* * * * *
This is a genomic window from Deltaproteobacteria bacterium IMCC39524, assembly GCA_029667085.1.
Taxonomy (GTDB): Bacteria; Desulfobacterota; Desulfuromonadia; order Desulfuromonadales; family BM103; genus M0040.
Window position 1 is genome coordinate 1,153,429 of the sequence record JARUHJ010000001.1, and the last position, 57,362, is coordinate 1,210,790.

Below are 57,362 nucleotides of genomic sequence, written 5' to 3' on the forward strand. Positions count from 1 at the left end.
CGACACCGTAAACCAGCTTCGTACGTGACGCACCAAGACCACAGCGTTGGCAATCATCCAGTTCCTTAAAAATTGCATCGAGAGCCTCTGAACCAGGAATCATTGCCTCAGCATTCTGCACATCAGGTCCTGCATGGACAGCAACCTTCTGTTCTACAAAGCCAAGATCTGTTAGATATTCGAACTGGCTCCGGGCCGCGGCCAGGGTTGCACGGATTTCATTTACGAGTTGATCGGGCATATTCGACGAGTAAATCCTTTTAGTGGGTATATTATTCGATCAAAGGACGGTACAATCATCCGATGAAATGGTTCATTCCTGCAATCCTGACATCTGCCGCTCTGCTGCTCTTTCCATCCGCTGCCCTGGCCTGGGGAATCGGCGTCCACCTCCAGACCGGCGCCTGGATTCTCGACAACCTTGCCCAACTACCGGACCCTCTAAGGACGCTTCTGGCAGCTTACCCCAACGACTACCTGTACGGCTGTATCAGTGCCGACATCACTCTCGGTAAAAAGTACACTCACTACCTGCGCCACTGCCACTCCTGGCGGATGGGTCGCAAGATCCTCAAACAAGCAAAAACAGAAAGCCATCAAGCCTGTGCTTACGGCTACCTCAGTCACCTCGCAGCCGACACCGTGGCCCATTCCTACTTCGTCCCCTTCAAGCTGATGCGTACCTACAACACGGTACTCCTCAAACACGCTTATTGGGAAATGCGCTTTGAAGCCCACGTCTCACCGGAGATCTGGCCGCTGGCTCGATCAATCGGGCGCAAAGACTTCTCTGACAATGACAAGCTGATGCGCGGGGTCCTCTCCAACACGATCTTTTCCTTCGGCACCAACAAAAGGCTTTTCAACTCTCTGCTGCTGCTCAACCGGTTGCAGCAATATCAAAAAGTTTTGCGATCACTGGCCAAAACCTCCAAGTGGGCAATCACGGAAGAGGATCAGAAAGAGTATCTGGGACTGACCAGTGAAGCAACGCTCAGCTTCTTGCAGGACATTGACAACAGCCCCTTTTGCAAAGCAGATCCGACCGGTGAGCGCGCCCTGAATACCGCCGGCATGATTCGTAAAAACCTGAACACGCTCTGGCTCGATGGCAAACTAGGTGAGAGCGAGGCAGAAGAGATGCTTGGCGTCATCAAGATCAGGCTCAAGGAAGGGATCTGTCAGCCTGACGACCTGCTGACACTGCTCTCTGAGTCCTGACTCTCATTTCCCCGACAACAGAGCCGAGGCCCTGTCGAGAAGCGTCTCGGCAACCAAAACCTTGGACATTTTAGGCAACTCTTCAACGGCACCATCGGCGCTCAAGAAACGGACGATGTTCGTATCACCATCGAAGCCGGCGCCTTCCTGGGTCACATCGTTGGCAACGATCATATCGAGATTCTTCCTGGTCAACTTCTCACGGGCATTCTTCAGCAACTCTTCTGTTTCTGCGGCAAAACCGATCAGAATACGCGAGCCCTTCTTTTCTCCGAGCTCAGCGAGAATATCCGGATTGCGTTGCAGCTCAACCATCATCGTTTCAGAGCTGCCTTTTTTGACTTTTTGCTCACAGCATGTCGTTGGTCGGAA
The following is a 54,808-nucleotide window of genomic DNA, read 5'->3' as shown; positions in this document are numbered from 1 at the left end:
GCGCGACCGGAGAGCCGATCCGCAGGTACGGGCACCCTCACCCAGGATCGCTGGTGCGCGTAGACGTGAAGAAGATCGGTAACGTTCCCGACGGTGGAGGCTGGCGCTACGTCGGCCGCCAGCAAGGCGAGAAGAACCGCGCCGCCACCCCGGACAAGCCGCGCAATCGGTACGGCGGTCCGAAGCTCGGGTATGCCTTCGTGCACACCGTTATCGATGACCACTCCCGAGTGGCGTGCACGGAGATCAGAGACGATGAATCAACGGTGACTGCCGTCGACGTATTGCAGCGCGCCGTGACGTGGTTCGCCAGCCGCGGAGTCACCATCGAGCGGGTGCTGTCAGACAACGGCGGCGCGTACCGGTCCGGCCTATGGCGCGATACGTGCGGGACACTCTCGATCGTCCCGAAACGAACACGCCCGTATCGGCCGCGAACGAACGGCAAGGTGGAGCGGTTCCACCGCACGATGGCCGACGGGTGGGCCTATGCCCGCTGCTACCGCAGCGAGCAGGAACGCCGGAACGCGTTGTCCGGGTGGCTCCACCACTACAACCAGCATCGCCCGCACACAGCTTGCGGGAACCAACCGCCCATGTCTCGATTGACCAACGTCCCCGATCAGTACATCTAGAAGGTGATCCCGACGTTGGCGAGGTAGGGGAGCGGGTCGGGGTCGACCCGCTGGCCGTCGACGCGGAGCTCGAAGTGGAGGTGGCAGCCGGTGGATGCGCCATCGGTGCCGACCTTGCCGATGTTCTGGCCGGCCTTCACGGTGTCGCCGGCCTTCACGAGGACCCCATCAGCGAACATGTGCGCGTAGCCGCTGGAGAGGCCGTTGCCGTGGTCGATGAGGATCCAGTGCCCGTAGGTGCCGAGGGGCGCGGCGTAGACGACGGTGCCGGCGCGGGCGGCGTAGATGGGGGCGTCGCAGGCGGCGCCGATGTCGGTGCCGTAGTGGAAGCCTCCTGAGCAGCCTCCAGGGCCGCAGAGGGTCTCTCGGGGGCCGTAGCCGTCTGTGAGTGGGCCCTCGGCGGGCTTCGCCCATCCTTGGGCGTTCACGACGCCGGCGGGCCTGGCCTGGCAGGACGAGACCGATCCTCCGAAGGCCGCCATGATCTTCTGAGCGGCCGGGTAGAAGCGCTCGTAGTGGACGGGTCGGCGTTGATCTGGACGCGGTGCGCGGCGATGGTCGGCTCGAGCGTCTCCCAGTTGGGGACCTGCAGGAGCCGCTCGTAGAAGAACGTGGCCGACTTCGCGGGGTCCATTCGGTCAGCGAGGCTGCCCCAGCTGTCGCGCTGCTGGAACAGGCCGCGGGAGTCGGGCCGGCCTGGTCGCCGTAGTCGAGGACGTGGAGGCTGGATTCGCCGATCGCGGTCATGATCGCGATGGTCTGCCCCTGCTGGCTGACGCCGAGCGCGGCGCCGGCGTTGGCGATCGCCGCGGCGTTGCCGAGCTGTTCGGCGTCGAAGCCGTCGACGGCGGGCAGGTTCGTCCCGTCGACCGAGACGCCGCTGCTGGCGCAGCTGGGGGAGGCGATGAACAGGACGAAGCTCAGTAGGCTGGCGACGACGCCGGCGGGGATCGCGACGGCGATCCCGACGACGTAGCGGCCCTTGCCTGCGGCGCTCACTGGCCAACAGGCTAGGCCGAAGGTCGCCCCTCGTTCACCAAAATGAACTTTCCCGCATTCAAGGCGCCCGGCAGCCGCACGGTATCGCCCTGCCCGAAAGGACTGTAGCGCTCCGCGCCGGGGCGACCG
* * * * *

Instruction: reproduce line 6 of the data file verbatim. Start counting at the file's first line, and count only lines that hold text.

The following is a 54,808-nucleotide window of genomic DNA, read 5'->3' as shown; positions in this document are numbered from 1 at the left end: